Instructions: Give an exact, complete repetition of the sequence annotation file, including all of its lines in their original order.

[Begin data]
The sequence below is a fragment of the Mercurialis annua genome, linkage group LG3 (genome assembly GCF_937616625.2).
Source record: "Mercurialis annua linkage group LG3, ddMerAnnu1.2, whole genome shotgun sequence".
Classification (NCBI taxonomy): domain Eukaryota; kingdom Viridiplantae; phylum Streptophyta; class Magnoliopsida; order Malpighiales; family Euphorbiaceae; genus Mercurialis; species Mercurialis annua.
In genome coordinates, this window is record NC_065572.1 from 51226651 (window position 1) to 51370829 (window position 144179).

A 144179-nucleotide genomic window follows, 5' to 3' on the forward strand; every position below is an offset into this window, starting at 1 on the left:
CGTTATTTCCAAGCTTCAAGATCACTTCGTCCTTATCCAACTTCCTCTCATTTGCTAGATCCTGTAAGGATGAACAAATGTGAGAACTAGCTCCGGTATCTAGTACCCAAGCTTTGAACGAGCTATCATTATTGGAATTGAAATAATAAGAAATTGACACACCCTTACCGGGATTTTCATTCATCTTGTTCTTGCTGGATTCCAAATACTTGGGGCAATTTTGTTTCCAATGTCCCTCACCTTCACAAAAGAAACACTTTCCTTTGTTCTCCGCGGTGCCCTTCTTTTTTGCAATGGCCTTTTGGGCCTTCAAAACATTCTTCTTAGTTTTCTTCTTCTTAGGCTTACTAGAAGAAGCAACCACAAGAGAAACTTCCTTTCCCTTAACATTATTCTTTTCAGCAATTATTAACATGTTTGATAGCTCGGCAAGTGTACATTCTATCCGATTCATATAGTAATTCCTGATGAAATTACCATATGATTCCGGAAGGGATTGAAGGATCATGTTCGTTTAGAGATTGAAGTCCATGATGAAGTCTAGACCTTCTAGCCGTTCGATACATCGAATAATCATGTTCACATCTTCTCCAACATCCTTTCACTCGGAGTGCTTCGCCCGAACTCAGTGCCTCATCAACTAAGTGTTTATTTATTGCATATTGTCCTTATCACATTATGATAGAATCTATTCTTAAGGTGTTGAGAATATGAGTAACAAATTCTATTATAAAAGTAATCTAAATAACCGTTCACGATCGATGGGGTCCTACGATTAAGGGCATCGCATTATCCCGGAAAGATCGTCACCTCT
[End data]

The sequence below is a fragment of the Mercurialis annua genome, linkage group LG3 (genome assembly GCF_937616625.2).
Source record: "Mercurialis annua linkage group LG3, ddMerAnnu1.2, whole genome shotgun sequence".
Classification (NCBI taxonomy): domain Eukaryota; kingdom Viridiplantae; phylum Streptophyta; class Magnoliopsida; order Malpighiales; family Euphorbiaceae; genus Mercurialis; species Mercurialis annua.
In genome coordinates, this window is record NC_065572.1 from 51226651 (window position 1) to 51370829 (window position 144179).

A 144179-nucleotide genomic window follows, 5' to 3' on the forward strand; every position below is an offset into this window, starting at 1 on the left:
CGTTATTTCCAAGCTTCAAGATCACTTCGTCCTTATCCAACTTCCTCTCATTTGCTAGATCCTGTAAGGATGAACAAATGTGAGAACTAGCTCCGGTATCTAGTACCCAAGCTTTGAACGAGCTATCATTATTGGAATTGAAATAATAAGAAATTGACACACCCTTACCGGGATTTTCATTCATCTTGTTCTTGCTGGATTCCAAATACTTGGGGCAATTTTGTTTCCAATGTCCCTCACCTTCACAAAAGAAACACTTTCCTTTGTTCTCCGCGGTGCCCTTCTTTTTTGCAATGGCCTTTTGGGCCTTCAAAACATTCTTCTTAGTTTTCTTCTTCTTAGGCTTACTAGAAGAAGCAACCACAAGAGAAACTTCCTTTCCCTTAACATTATTCTTTTCAGCAATTATTAACATGTTTGATAGCTCGGCAAGTGTACATTCTATCCGATTCATATAGTAATTCCTGATGAAATTACCATATGATTCCGGAAGGGATTGAAGGATCATGTTCGTTTAGAGATTGAAGTCCATGATGAAGTCTAGACCTTCTAGCCGTTCGATACATCGAATAATCATGTTCACATCTTCTCCAACATCCTTTCACTCGGAGTGCTTCGCCCGAACTCAGTGCCTCATCAACTAAGTGTTTATTTATTGCATATTGTCCTTATCACATTATGATAGAATCTATTCTTAAGGTGTTGAGAATATGAGTAACAAATTCTATTATAAAAGTAATCTAAATAACCGTTCACGATCGATGGGGTCCTACGATTAAGGGCATCGCATTATCCCGGAAAGATCGTCACCTCT